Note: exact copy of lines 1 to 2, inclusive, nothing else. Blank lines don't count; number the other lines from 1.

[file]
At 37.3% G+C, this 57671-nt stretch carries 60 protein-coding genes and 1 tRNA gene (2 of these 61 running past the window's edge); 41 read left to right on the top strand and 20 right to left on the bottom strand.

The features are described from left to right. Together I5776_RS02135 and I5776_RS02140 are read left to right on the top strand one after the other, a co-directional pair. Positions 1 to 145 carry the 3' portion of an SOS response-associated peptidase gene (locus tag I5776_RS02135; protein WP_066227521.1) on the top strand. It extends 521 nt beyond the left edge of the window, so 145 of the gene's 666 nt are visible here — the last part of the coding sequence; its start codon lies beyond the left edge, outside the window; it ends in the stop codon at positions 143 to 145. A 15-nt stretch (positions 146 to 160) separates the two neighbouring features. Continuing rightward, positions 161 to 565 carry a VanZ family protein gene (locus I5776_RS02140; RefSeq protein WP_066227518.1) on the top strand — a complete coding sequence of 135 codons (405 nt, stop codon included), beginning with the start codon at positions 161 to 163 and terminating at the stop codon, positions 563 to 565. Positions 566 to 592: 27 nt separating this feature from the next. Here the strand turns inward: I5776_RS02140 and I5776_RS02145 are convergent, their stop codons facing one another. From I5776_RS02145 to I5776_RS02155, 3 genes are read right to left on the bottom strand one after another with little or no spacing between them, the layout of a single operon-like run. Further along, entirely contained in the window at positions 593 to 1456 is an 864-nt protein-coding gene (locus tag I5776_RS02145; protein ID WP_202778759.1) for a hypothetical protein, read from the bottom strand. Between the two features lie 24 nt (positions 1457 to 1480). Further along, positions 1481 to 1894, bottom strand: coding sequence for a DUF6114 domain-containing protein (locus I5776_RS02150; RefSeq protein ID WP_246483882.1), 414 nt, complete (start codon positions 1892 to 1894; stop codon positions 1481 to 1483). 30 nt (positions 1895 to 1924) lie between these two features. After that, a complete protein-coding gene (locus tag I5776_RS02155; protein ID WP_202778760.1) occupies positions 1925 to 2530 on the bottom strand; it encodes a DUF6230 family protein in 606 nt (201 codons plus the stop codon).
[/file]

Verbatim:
At 37.3% G+C, this 57671-nt stretch carries 60 protein-coding genes and 1 tRNA gene (2 of these 61 running past the window's edge); 41 read left to right on the top strand and 20 right to left on the bottom strand.

The features are described from left to right. Together I5776_RS02135 and I5776_RS02140 are read left to right on the top strand one after the other, a co-directional pair. Positions 1 to 145 carry the 3' portion of an SOS response-associated peptidase gene (locus tag I5776_RS02135; protein WP_066227521.1) on the top strand. It extends 521 nt beyond the left edge of the window, so 145 of the gene's 666 nt are visible here — the last part of the coding sequence; its start codon lies beyond the left edge, outside the window; it ends in the stop codon at positions 143 to 145. A 15-nt stretch (positions 146 to 160) separates the two neighbouring features. Continuing rightward, positions 161 to 565 carry a VanZ family protein gene (locus I5776_RS02140; RefSeq protein WP_066227518.1) on the top strand — a complete coding sequence of 135 codons (405 nt, stop codon included), beginning with the start codon at positions 161 to 163 and terminating at the stop codon, positions 563 to 565. Positions 566 to 592: 27 nt separating this feature from the next. Here the strand turns inward: I5776_RS02140 and I5776_RS02145 are convergent, their stop codons facing one another. From I5776_RS02145 to I5776_RS02155, 3 genes are read right to left on the bottom strand one after another with little or no spacing between them, the layout of a single operon-like run. Further along, entirely contained in the window at positions 593 to 1456 is an 864-nt protein-coding gene (locus tag I5776_RS02145; protein ID WP_202778759.1) for a hypothetical protein, read from the bottom strand. Between the two features lie 24 nt (positions 1457 to 1480). Further along, positions 1481 to 1894, bottom strand: coding sequence for a DUF6114 domain-containing protein (locus I5776_RS02150; RefSeq protein ID WP_246483882.1), 414 nt, complete (start codon positions 1892 to 1894; stop codon positions 1481 to 1483). 30 nt (positions 1895 to 1924) lie between these two features. After that, a complete protein-coding gene (locus tag I5776_RS02155; protein ID WP_202778760.1) occupies positions 1925 to 2530 on the bottom strand; it encodes a DUF6230 family protein in 606 nt (201 codons plus the stop codon).